Meet Mucuna, the Mood Boosting Bean that’s Better than Coffee

Brain health is rarely discussed in terms of diet. Usually we eat what we think will be healthy in terms of keeping a trim waist, amirite? 

But if we want to fuel our brains for a tough day when we really need to be at the top of our game, we have to feed our brains, too! 

Mucuna pruriens is an excellent tool for supporting your healthy lifestyle and brain health! 

Mucuna pruriens is a prevalent Ayurvedic herbal adaptogen also known as velvet bean.

It is also well identified for its wide range of unifying, strengthening and all around constructive properties such as increasing brain power, calming the nerves and uplifting the mood. Perhaps it is best known as a potent herbal aphrodisiac.

“It is also considered as of the most beneficial herbs for normalizing the Vata dosha.  In other words, it is a great herb for calming the nervous system and deeply nourishes tissues and fluids of the body.  It is one of the rare Ayurvedic herbs that balances all three doshas or body types Vata, Pitta and Kapha,” says Dr. Krishna Maddikera.

The tropical climbing legume Mucuna pruriens is an ancient healing ally known for its wide range of tonifying, strengthening, and long lasting mood and health balancing gifts. The seed of Mucuna, commonly known in the west as velvet beans or cowhage, is an important herb in the ancient Indian Ayurvedic system of medicine and Unani Tibb (Greco-Arabic) medicine, and has been worked with medicinally for at least 2000 years.

Both traditional use and modern research and applications share of its multi-diversified functions in the management of Parkinson’s disease, increasing dopamine levels in the body naturally, aiding in addiction issues, promoting fertility in both men and women, increasing strength, endurance and energy, and as a nootropic (an herb that gives broad cognitive benefits to the human brain. )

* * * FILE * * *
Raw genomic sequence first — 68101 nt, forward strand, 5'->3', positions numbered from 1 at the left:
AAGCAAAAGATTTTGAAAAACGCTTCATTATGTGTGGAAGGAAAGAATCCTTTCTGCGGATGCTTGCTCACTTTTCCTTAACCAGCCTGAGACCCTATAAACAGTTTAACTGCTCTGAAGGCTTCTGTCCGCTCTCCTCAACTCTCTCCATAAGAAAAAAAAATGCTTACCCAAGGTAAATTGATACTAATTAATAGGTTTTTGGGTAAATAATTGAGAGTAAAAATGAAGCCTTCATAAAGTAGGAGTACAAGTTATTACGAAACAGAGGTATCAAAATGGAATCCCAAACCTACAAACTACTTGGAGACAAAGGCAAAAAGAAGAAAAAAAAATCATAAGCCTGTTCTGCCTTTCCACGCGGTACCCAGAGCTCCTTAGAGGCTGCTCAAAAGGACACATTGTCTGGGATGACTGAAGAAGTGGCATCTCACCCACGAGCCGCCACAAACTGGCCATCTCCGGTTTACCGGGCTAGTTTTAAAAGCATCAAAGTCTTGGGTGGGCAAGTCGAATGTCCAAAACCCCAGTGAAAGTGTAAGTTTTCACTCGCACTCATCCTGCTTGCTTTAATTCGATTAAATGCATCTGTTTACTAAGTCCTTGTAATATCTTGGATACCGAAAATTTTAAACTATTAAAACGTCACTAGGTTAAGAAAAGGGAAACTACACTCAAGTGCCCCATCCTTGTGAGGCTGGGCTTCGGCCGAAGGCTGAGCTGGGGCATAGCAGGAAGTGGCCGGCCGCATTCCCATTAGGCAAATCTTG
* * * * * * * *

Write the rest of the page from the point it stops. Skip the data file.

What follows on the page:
Some direct applications for Mucuna are to help protect humans from free radical mediated diseases, atherosclerosis, nervous system disorders, rheumatoid arthritis, depression and much more. Mucuna has been successfully worked with as a companion and cover crop and a nitrogen fixing soil builder across the globe.

It has a long tradition as an amulet herb and of ceremonial and ritual usage in several different indigenous cultures.

There is a modern day resurgence of interest in Mucuna for helping people with chronic disease, dopamine deficiency depression, infertility and addiction issues. It’s important to note that Mucuna is big medicine, containing l-dopa (the precursor to dopamine) and has a potent effect on our entire physiology.

Mucuna pruriens is also an antioxidant and contains serotonin which supports digestive wellness and a sunny mood,” writes The Alchemist’s Kitchen.

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